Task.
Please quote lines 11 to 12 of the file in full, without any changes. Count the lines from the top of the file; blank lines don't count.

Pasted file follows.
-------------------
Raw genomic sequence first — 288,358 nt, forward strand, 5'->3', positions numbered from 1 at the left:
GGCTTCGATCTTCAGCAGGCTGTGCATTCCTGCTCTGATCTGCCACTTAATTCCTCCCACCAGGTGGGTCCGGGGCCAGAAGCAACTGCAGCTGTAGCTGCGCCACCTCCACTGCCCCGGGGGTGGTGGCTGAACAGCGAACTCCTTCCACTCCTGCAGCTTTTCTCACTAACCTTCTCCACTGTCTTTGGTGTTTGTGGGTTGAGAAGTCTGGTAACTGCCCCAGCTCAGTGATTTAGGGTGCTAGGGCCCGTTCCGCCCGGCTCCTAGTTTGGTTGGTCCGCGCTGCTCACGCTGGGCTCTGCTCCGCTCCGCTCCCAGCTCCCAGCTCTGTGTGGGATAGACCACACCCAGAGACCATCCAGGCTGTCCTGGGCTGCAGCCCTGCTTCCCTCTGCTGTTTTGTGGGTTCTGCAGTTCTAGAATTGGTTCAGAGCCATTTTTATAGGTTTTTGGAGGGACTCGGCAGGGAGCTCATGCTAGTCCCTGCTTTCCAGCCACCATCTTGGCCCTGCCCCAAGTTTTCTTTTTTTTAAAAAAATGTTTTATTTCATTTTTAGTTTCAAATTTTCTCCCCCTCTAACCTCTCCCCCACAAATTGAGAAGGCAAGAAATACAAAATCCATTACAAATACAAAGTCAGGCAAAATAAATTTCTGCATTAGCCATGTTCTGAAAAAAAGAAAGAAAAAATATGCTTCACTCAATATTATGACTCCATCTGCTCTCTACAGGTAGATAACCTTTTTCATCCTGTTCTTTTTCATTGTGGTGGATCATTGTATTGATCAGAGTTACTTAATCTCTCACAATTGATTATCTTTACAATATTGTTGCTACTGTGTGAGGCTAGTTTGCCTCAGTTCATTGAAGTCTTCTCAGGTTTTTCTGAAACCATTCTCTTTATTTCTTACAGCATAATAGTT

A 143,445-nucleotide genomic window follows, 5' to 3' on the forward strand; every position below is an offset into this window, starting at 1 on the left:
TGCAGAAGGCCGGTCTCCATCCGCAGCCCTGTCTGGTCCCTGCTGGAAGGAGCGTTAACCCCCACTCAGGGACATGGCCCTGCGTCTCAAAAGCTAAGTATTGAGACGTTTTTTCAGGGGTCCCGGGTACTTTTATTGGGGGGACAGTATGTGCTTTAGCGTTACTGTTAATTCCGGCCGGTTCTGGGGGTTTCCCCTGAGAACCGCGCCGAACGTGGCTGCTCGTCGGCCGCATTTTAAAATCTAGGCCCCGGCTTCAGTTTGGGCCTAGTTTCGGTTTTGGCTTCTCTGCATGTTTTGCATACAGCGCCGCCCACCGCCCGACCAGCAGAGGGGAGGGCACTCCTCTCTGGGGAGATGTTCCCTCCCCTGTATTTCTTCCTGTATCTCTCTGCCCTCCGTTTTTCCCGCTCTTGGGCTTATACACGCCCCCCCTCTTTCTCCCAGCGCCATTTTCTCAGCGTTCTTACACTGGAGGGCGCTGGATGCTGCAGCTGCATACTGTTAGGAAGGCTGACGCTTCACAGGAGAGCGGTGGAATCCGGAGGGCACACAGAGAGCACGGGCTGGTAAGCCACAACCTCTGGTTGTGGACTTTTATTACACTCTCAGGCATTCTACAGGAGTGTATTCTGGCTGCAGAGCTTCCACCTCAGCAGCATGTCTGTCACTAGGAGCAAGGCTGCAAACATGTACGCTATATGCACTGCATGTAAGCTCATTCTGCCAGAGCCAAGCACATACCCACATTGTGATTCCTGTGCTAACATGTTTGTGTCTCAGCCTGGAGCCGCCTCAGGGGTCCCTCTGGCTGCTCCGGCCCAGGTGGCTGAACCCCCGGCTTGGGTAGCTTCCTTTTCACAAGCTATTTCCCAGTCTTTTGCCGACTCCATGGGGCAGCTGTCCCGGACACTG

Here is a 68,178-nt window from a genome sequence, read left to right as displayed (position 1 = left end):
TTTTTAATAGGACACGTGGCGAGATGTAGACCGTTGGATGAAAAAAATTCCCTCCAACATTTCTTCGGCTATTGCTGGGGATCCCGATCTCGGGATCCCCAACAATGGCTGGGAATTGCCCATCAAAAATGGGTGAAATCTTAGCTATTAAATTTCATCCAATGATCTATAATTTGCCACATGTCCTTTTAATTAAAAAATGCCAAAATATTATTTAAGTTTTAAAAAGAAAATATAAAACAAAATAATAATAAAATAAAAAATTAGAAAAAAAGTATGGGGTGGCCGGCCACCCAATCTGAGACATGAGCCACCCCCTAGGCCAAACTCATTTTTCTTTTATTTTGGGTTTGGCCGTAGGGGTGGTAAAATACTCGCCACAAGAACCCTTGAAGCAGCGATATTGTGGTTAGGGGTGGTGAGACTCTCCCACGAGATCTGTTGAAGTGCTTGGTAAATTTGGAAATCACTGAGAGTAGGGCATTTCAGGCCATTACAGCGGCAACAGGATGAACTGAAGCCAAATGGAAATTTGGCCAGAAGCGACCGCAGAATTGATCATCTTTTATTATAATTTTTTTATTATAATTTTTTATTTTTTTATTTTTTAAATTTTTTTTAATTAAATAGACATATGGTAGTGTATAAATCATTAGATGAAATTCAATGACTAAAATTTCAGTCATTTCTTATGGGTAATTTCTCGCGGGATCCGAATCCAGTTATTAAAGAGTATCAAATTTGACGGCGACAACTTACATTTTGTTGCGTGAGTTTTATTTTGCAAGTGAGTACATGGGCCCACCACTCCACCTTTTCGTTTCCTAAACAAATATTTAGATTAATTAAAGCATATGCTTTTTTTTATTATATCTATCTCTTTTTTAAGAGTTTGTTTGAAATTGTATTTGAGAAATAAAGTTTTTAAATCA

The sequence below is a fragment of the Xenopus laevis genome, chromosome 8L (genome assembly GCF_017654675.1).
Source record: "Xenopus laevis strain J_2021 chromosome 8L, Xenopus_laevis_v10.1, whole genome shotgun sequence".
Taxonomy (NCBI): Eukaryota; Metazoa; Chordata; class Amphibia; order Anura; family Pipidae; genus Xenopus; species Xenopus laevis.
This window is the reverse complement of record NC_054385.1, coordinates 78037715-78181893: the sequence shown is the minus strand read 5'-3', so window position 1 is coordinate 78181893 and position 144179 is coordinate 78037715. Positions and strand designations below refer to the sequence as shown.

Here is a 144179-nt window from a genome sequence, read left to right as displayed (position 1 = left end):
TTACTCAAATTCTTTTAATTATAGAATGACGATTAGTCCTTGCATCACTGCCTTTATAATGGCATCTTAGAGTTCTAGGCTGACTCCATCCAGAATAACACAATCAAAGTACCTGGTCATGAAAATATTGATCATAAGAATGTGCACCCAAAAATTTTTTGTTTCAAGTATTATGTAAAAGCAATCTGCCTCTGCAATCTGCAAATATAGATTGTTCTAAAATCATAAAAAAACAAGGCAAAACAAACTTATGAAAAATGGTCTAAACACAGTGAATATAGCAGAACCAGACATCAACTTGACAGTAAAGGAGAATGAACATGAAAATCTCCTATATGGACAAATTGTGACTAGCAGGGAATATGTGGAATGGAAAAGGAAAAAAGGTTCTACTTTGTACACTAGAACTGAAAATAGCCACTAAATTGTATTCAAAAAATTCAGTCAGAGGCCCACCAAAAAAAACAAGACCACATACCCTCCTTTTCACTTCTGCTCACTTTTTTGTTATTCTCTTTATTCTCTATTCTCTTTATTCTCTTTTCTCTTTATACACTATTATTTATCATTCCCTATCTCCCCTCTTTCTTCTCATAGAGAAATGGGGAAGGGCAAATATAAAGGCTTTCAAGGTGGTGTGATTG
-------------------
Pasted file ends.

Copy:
Here is a 144179-nt window from a genome sequence, read left to right as displayed (position 1 = left end):
TTACTCAAATTCTTTTAATTATAGAATGACGATTAGTCCTTGCATCACTGCCTTTATAATGGCATCTTAGAGTTCTAGGCTGACTCCATCCAGAATAACACAATCAAAGTACCTGGTCATGAAAATATTGATCATAAGAATGTGCACCCAAAAATTTTTTGTTTCAAGTATTATGTAAAAGCAATCTGCCTCTGCAATCTGCAAATATAGATTGTTCTAAAATCATAAAAAAACAAGGCAAAACAAACTTATGAAAAATGGTCTAAACACAGTGAATATAGCAGAACCAGACATCAACTTGACAGTAAAGGAGAATGAACATGAAAATCTCCTATATGGACAAATTGTGACTAGCAGGGAATATGTGGAATGGAAAAGGAAAAAAGGTTCTACTTTGTACACTAGAACTGAAAATAGCCACTAAATTGTATTCAAAAAATTCAGTCAGAGGCCCACCAAAAAAAACAAGACCACATACCCTCCTTTTCACTTCTGCTCACTTTTTTGTTATTCTCTTTATTCTCTATTCTCTTTATTCTCTTTTCTCTTTATACACTATTATTTATCATTCCCTATCTCCCCTCTTTCTTCTCATAGAGAAATGGGGAAGGGCAAATATAAAGGCTTTCAAGGTGGTGTGATTG